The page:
Museums and the Web

An annual conference exploring the social, cultural, design, technological, economic, and organizational issues of culture, science and heritage on-line.

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Making Your Site Accessible

TitleMaking Your Site Accessible
Publication TypeConference Paper
Year of Publication2002
AuthorsGetchell, P., Rubin E., & Charlson B.
Secondary TitleMuseums and the Web 2002: Proceedings
Conference Start DateApril 17 -20
PublisherArchives & Museum Informatics
Place PublishedBoston, Massachusetts, USA
EditorBearman, D., & Trant J.

This Workshop will focus on Web accessibility issues facing people with disabilities and strategies to address them.

Elly Rubin, of the MFA's Education Division, has been focusing on Web access issues, and has even written a few recent articles on the subject, published in NEMA . She will introduce us to many issues of Web accessibility, from assistive technologies to multimedia content.

Elly will be joined by special guests, who develop or use assistive technologies for the Internet. They will demonstrate how many folks with disabilities surf the Web. We will see and use a text reader software to surf the Web, and experience them from the perspective of someone who may be blind or visually impaired.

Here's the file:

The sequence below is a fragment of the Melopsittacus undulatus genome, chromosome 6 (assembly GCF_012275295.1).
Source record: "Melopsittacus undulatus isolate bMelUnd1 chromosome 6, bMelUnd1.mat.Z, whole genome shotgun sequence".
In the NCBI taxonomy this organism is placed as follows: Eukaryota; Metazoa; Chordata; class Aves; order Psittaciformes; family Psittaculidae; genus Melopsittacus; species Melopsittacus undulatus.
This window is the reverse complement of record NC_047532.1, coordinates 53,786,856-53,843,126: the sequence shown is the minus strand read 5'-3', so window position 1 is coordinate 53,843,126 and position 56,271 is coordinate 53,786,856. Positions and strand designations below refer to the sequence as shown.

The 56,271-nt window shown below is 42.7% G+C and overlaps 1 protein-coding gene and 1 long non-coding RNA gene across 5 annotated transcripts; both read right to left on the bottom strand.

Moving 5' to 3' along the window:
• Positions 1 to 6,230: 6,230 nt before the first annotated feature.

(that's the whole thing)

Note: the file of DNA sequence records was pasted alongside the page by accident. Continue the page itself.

She will also present a "top-ten" list of strategies to ensure a more accessible site, using specific examples from a recent Web Accessibility Report, commissioned by the MFA. This report, focused on specific parts of , made specific recommendations about how to improve accessibility of the site. We will even review and compare some cutting-edge multimedia Web technologies, like Flash, Windows Media, and Real.

We will also review the findings of some of Elly's recent research, including a focus group, done in conjunction with Peter Ty, at the Carroll Center for the Blind, and some interesting results from an accessibility questionnaire, administered to members of the MFA's Accessibility Advisory Board.

In addition, we've compiled a large body of research around the state of accessibility of many of our peer institution's Web sites. We will take at some examples of more or less accessible sites.


Full paper not submitted.